This course focuses on movements that, while falling under the larger umbrella of "World Religions" are nonetheless deemed radical by their contemporaries. Topics will vary from week to week, though generally we will focus on the self-professed religious identity of these movements alongside their relationship with the broader religious culture. Do these movements consider themselves radical or sectarian? How do they communicate with, or seek to influence, the mainstream? We begin in the sixteenth-century with the Anabaptist takeover of the city of Münster before moving on to the proliferation of communalist, utopian, and messianic movements in the middle seventeenth-century. Later topics include socialism and religion in the nineteenth-century, terrorism, new religious movements and the anti-cult movement in America, and the relatively recent appearance of so-called “invented religions.”
JUST 211 / ISRL 280A – Early Zionist Thought
This course will explore early Zionist thought in its historical contexts, focusing on debates between political, cultural, and religious Zionists. The course is intended to provide a grounding in the foundational nineteenth and early twentieth century texts of Zionism and to understand the philosophical and religious background, ideas, consequences (and debates between) some of the various voices in early Zionist thought. Topics and themes will include: emancipation, anti-Semitism, assimilation, sources of authority, models and visions of nation and nationalism, religion and secularism, exile, diaspora, and relation to ancient history and tradition.
JUST 248B – Jewish Mysticism
This course focuses on the Jewish mystical response to existential questions about the origin and purpose of the universe, the relationship of man and God, the source and nature of man's soul and the cosmic effects of humankind's actions and its interplay with other spheres of existence. Through a study of various literary forms -- from the earliest Biblical sources to twentieth century texts -- this course provides a survey of basic concepts in Kabbalah ( the Jewish mystical tradition) such as :Ein Sof: The Dialectic of the Infinite, Tzimtzum : a Kabbalistic Theory of Creation, Sefirot: Foundations for a Ten Dimension Universe, and Olamot: The Worlds as described in Kabbalah, among others. Books include: The Anthology of Jewish Mysticism by Raphael Ben Zion, The Kabbalistic Tradition by Alan Unterman, The Thirteen Petaled Rose by Adin Steinsa
ANTH 280V – Islamic Cultures in Africa
Islam has a rich cultural and artistic heritage in Africa. With a history that goes back to the seventh century, it is now a vital part of the African cultural landscape. This introductory course explores a range of Islamic cultural productions from the advent of Islam to modern times by Muslim men and women in different regions of Africa from North to South and from East to West. It will focus on religious didactic writings, literature, music, architecture and documentary films in studying the syncretism of Islam and indigenous African religions and/or cultures, and in highlighting the unifying cultural influences of the religion. The course will also attend to the distinctive character of the vast contemporary post-colonial cultural productions in music (religious & profane), film, architecture and literature in large African metropolises with significant Islamic populations, and it will devote attention to the underlying factors and issues of artistic production of Muslims of Africa.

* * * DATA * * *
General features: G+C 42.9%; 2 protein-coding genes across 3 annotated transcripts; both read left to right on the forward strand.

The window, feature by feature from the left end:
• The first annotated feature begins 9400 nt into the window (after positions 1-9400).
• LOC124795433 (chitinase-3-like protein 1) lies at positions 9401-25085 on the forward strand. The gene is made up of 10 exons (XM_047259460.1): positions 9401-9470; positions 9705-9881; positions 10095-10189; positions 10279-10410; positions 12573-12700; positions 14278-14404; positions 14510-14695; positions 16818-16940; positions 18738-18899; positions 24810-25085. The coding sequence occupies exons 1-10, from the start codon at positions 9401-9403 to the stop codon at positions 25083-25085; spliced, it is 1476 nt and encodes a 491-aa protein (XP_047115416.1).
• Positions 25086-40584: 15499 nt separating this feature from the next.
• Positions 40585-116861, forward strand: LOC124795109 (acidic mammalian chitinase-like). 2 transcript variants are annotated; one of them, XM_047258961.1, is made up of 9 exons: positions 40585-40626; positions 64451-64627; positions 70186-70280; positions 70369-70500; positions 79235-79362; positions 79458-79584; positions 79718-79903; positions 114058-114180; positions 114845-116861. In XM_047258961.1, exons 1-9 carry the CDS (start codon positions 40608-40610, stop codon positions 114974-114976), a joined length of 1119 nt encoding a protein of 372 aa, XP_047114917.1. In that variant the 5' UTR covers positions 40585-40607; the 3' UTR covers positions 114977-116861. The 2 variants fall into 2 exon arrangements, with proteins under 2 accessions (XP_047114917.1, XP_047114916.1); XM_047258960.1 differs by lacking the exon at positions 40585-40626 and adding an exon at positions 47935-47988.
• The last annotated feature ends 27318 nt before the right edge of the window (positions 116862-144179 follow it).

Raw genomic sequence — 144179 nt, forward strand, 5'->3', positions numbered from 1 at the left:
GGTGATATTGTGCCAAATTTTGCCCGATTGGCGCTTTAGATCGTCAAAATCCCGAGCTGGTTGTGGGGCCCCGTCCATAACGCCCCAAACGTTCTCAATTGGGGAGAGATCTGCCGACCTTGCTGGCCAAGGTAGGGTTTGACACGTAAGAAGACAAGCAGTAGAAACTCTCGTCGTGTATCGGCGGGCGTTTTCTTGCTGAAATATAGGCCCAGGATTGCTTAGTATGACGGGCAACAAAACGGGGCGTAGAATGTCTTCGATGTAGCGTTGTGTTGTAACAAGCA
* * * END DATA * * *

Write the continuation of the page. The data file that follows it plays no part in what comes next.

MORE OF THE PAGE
RELG 280C / AFST 203 – Afro-Brazilian & Caribbean Religions
In a journey more than geographic, Africans in the New World lost all outward expressions of their religions. Yet, African religions survived to help create syncretistic religious traditions for descendants of Africans in the New World. How was that possible? For answers, the course looks at the nature of African religions, influence of non-African religions and culture on African descended peoples, and examination of Candomble, Voodoo, Obeah, and Rastafari.
AFST 370 / WGSS 380F – Religious Harmony in Islamic Spain
This course acquaints students with the contribution of Muslims, Christians and Jews to Al-Andalus (Islamic Spain & Portugal), from the eighth century to the 1400's. In the Islamic far west, Andalusian society was different from what existed in the Arabic-Islamic East and far more developed and sophisticated than any civilization Europe had known. During this time period, Al-Andalus was the most materially advanced area of Europe. Ethnic (Arabs, Iberians, North Africans) and religious minorities such as Christian Muwallads and Mozarabs enjoyed a high degree of tolerance and, like the Jews, formed prosperous and erudite communities. Women were, with the exception of those of Baghdad, the envy of even other Arabic-Muslim women. Cordoba was the most splendid city on the European continent with magnificent buildings, gardens, libraries, baths. There was a stable political system that facilitated opulence, education, beautiful homes, well-designed cities and towns, art and scholarship. This course will examine the civilization and culture of Islamic Spain and the contribution of each of the religious groups to its greatness.
Fall 2016 Courses
RELG 101 / JUST 280N - RELIGIONS OF THE WORLD
What does it mean to study various religions from an academic perspective? How do we, as outsiders at a public university, discuss different traditions responsibly? Answering questions like these and developing our skills as scholars of religion is of no small importance in an increasingly global society. This class will take a thematic approach to a number of traditions, including Hinduism, Buddhism, Judaism, Christianity, and Islam. Prominent themes include the history of Religious Studies as a discipline, religion and popular culture, religion and violence, the history of utopian thought, and the status of new and controversial movements across the globe.
RELG 180A / AFST 171 - INTRO TO AFRICAN RELIGION